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Ahmed v. Warehouse Distributing Co.

United States District Court, E.D. Arkansas, Western Division

December 1, 2017

SK JALAL AHMED PLAINTIFF
v.
WAREHOUSE DISTRIBUTING COMPANY; TOM TATUM, II; MARCUS VADEN; CONWAY COUNTY; and DOES 1-10 DEFENDANTS

          OPINION AND ORDER

          J. LEON HOLMES UNITED STATES DISTRICT JUDGE.

         SK Jalal Ahmed moves this Court to enter a final judgment pursuant to Federal Rule of Civil Procedure 54(b) as to defendants Tom Tatum, II, and Marcus Vaden. This Court dismissed Ahmed's claims against these defendants, finding the claims barred by both sovereign and prosecutorial immunity. Ahmed's claims against Warehouse Distributing Company remain.

         Federal appellate jurisdiction usually extends only to cases in which a district court has issued a final judgment. See 28 U.S.C. § 1291. The final judgment rule means “that a party must ordinarily raise all claims of error in a single appeal following final judgment on the merits.” Firestone Tire & Rubber Co. v. Risjord, 449 U.S. 368, 374, 101 S.Ct. 669, 673, 66 L.Ed.2d 571 (1981). Rule 54(b) provides the following exception:

Judgment on Multiple Claims or Involving Multiple Parties. When an action presents more than one claim for relief-whether as a claim, counterclaim, crossclaim, or third-party claim-or when multiple parties are involved, the court may direct entry of a final judgment as to one or more, but fewer than all, claims or parties only if the court expressly determines that there is no just reason for delay. Otherwise, any order or other decision, however designated, that adjudicates fewer than all the claims or the rights and liabilities of fewer than all the parties does not end the action as to any of the claims or parties and may be revised at any time before the entry of a judgment adjudicating all the claims and all the parties' rights and liabilities.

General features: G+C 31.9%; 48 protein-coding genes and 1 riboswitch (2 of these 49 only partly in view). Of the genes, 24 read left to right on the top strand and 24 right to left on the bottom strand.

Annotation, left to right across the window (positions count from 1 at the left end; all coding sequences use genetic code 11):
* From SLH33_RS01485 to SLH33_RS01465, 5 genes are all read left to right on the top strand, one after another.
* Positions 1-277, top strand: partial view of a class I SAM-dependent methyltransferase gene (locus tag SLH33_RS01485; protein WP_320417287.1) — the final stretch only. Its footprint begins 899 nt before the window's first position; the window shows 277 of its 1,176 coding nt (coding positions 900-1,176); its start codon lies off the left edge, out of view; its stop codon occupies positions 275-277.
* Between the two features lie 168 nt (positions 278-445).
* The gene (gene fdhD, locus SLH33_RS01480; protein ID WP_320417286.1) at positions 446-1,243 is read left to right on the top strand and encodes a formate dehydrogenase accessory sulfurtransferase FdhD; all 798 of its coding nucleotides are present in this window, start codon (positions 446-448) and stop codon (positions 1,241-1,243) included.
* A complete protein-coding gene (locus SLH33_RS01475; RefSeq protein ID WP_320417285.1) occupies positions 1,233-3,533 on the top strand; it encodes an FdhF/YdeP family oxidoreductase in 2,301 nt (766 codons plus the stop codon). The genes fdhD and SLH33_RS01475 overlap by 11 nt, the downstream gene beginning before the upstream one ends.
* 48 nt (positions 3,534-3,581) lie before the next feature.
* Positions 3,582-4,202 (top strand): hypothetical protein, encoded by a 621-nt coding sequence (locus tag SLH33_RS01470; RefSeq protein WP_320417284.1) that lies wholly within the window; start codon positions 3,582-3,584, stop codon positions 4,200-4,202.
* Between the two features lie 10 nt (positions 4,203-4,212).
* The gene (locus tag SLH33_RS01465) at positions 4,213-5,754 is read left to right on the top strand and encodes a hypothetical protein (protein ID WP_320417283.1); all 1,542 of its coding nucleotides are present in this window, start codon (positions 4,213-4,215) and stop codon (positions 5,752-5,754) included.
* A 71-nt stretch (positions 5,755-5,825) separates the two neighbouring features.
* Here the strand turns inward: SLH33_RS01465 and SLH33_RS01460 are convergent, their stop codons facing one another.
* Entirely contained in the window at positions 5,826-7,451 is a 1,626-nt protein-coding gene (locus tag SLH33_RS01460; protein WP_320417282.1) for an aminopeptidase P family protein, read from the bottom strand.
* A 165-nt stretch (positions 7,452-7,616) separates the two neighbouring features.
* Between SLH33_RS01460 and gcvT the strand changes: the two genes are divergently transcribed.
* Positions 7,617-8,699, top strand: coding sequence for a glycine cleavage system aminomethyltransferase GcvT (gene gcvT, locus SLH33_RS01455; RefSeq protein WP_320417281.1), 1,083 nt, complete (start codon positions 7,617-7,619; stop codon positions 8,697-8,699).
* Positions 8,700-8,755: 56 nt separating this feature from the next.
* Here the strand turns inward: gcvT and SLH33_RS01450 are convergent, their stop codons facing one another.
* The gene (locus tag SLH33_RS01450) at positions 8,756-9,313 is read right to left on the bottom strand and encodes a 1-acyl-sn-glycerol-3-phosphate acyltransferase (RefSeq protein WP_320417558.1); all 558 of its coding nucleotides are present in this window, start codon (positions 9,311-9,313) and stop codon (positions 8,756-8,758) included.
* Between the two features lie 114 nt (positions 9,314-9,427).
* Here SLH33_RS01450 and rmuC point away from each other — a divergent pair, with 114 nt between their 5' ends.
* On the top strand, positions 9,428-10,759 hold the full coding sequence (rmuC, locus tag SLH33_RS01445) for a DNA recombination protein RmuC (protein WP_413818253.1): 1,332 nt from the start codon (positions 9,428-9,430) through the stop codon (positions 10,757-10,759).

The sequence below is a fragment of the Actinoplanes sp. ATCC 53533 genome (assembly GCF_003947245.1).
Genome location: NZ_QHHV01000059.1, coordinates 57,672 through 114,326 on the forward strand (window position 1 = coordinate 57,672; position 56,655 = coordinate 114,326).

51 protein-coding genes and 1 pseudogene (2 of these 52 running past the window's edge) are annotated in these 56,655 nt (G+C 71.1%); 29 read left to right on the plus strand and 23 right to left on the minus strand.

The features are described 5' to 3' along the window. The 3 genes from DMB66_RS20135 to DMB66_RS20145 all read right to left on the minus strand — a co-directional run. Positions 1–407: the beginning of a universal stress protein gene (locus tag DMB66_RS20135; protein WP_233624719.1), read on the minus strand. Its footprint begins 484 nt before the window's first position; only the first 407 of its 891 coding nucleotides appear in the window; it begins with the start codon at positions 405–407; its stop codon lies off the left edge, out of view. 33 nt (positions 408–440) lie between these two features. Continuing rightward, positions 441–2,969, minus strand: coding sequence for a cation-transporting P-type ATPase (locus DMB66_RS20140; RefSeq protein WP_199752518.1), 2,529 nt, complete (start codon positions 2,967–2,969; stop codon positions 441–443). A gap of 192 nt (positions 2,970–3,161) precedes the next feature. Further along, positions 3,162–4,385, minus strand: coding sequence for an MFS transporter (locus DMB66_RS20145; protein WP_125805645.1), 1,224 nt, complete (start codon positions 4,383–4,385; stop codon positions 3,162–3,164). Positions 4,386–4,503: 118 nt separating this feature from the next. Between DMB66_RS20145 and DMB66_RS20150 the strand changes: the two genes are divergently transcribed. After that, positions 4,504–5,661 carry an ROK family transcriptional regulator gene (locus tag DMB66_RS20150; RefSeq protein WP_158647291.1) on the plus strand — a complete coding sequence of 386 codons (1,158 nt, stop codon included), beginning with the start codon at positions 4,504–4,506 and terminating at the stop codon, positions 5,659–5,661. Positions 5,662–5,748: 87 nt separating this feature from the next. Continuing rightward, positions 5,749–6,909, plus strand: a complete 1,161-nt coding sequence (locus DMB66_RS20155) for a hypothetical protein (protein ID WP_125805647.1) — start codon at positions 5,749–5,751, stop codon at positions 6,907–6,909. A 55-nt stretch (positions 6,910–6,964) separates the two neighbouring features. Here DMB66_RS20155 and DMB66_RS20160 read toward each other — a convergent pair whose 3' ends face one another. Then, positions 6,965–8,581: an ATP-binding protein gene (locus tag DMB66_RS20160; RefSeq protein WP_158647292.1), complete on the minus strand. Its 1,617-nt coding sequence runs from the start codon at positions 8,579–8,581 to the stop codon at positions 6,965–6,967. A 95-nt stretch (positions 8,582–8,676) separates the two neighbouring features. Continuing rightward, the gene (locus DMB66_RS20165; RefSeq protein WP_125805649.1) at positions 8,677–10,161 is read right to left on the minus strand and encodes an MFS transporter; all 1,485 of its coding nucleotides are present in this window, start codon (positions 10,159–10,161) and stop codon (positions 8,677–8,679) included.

It is well-settled that Rule 54(b) certification should be “used sparingly.” Alpine Glass, Inc. v. Country Mut. Ins. Co., 792 F.3d 1017, 1020 (8th Cir. 2015). Before a district court grants such a motion, it must make two findings. First, it must ensure that it is dealing with a “final judgment.” Curtiss-Wright Corp. v. Gen. Elec. Co., 446 U.S. 1, 7, 100 S.Ct. 1460, 1464, 64 L.Ed.2d 1 (1980). Second, it must “determine whether there is any just reason for delay.” Id. at 8, 100 S.Ct. at 1464-65. “Certification should be granted only if there exists some danger of hardship or injustice through delay which would be alleviated by immediate appeal.” Hayden v. McDonald, 719 F.2d 266, 268 (8th Cir. 1983) (quotation and citation omitted). This inquiry involves consideration of “judicial administrative interests as well as the equities involved.” Curtiss-Wright, 446 U.S. at 8, 100 S.Ct. at 1465. Preventing piecemeal appeals is a weighty factor. Id.

         Additionally, courts may consider the following factors when making a Rule 54(b) determination: